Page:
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I have two different sets of randomly distributed experimental data. I need to make one of the distributions as much similar to another as possible by applying some function to each of its values. Example of function: F(x) = x*(1+(x+p1)*p2, where p1 and p2 are some arbitrary parameters. To find out whether it is possible and, if it is, then with which values of p1 and p2, I wrote a simple python script:

#!/usr/bin/python
from scipy.stats import ks_2samp
from frange import frange
control = [float(i.rstrip().replace(',', '.')) for i in open('control.txt').readlines()]
test = [float(i.rstrip().replace(',', '.')) for i in open('1460.txt').readlines()]
def mean(x):
    res = sum(x)/len(x)
    return res
def testargs(p1, p2):
    model = [i*(1+(i+p1)*p2) for i in control]
    if round(mean(model), 4) == round(mean(test), 4):
        return True
    else:
        return False
results = {}
for p1 in frange(0, 0.02, 0.001):
    for p2 in frange(5, 20, 0.01):
        if testargs(p1, p2):
            ks = ks_2samp([i*(1+(i+p1)*p2) for i in control], test)[1]
            results[ks] = (p1, p2)
result = sorted(results.keys(), reverse=True)[0]
print('Result: ', result, '\n', 'p1, p2: ', results[result], '\n')

I understand that of all possible ways this is the ugliest and the slowest one. Unfortunately, I have no programming background at all and this is my first humble effort. Given that the mean value of the resulting distribution is a khown constant, the number of appropriate p1-p2 pairs is very limited, but I use a simple brute force here. I think, there should be some way to express p2 as a function of p1, but I have absolutely no idea how to do it. Maybe you can throw some thought at me?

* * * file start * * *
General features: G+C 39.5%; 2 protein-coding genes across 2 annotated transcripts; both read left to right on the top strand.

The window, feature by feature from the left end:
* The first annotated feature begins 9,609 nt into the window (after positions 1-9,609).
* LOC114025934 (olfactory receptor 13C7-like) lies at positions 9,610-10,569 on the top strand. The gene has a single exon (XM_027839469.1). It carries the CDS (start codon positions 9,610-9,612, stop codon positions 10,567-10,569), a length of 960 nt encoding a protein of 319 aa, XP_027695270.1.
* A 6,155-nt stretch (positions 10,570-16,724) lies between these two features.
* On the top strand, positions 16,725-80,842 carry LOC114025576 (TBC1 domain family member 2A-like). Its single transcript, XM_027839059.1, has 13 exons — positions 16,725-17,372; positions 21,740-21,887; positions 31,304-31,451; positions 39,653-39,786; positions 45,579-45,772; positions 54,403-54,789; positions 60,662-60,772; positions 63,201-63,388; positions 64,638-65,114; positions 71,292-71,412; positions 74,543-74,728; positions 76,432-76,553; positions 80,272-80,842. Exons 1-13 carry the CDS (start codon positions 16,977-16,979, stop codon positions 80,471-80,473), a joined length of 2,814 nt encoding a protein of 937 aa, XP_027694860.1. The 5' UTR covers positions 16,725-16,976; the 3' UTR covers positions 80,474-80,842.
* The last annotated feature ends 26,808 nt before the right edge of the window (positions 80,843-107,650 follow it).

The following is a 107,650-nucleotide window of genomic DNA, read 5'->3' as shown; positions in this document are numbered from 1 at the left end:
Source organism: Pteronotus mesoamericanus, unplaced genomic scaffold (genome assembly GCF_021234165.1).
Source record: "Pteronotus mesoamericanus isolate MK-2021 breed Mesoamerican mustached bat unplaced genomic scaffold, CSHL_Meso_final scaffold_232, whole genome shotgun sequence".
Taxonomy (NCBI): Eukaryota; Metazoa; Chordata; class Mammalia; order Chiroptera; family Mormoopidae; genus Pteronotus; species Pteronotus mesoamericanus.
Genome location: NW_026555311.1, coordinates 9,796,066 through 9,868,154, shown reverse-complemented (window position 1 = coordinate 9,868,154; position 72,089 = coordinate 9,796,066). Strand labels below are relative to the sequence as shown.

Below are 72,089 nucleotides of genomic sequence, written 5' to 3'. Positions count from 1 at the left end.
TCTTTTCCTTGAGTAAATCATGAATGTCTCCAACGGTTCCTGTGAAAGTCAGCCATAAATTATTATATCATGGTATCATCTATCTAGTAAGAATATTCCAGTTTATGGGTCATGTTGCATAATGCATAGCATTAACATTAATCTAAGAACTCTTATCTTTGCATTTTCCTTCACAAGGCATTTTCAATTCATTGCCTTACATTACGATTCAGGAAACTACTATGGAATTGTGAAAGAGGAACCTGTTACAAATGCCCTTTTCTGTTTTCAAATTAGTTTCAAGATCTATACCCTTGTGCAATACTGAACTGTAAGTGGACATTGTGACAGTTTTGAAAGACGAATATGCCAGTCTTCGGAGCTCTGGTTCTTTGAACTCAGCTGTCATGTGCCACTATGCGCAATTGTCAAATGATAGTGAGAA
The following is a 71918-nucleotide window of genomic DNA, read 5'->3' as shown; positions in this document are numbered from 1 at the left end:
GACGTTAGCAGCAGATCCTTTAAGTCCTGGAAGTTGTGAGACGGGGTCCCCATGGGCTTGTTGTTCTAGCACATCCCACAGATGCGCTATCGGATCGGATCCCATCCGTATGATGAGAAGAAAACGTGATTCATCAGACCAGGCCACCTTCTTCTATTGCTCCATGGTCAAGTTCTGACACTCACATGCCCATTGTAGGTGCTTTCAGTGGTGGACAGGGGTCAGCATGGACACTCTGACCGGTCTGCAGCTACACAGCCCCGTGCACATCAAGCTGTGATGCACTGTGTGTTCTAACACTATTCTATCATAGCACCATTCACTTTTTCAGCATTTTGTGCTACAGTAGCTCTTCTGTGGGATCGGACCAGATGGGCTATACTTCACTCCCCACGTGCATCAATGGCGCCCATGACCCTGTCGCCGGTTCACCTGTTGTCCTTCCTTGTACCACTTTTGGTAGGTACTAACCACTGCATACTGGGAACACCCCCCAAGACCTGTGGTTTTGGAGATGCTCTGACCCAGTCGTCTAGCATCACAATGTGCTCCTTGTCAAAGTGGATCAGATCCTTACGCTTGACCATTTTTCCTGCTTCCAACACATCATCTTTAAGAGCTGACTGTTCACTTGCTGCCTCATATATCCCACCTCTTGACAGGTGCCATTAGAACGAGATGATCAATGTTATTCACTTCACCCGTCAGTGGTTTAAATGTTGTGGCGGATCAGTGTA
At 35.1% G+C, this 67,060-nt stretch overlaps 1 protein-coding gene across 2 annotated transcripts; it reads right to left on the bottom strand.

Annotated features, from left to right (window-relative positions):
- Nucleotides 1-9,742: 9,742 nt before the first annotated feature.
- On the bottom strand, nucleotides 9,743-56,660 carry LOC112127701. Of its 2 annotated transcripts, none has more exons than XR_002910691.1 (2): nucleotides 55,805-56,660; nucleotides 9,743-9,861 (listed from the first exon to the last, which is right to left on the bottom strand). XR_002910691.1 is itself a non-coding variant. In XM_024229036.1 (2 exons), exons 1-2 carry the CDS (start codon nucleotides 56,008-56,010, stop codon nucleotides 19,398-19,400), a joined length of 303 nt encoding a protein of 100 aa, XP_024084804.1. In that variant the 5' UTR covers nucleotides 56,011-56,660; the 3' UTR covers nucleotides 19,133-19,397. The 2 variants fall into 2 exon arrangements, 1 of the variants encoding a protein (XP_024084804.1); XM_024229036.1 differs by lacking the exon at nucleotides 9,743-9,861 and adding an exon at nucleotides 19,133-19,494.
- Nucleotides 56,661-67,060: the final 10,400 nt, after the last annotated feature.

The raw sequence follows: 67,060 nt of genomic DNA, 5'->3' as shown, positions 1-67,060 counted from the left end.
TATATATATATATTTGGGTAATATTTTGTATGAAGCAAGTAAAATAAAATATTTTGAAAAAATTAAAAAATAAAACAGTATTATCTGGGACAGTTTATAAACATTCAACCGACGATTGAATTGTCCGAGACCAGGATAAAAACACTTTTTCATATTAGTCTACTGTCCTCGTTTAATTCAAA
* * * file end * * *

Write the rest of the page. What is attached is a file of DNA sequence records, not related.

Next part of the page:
Sorry for my bad English...

share|improve this question
    
Side note: …rstrip()… for i in open('1460.txt').readlines() could be simply … for i in open('1460.txt') (no need for rstrip and readlines). Another point: since you are using SciPy, you likely have NumPy installed, which can directly read files with numbers. –  EOL Jul 3 '12 at 7:13
    
You can also read the files with numpy.loadtxt and a converter function. More generally, using NumPy arrays would give you mean() for free, as well as the calculation of your model (model = control*(1+(control+p1)*p2)). –  EOL Jul 3 '12 at 7:15
    
Thank you very much, numpy.loadtxt made it much more simple and readable! –  Axon May 14 '13 at 10:32

1 Answer 1

up vote 0 down vote accepted

scipy.optimize is your friend, here.

What you would typically do is to create a function that takes two parameters (p1, p2) and returns a value indicating how far the two distributions (test and modified control) are from each other; in your case, this can be (mean(model)-mean(test))**2. SciPy minimization functions give you the parameters (p1, p2) that minimize the distance between your two distributions.

You might want to try a few of the minimization functions that SciPy offers: some work better than others, depending on the problem.

share|improve this answer
    
Thank you very much for your answer. I haven't figured out the actual algorythm yet, but at least I have a direction of thought now. –  Axon Jul 5 '12 at 23:29

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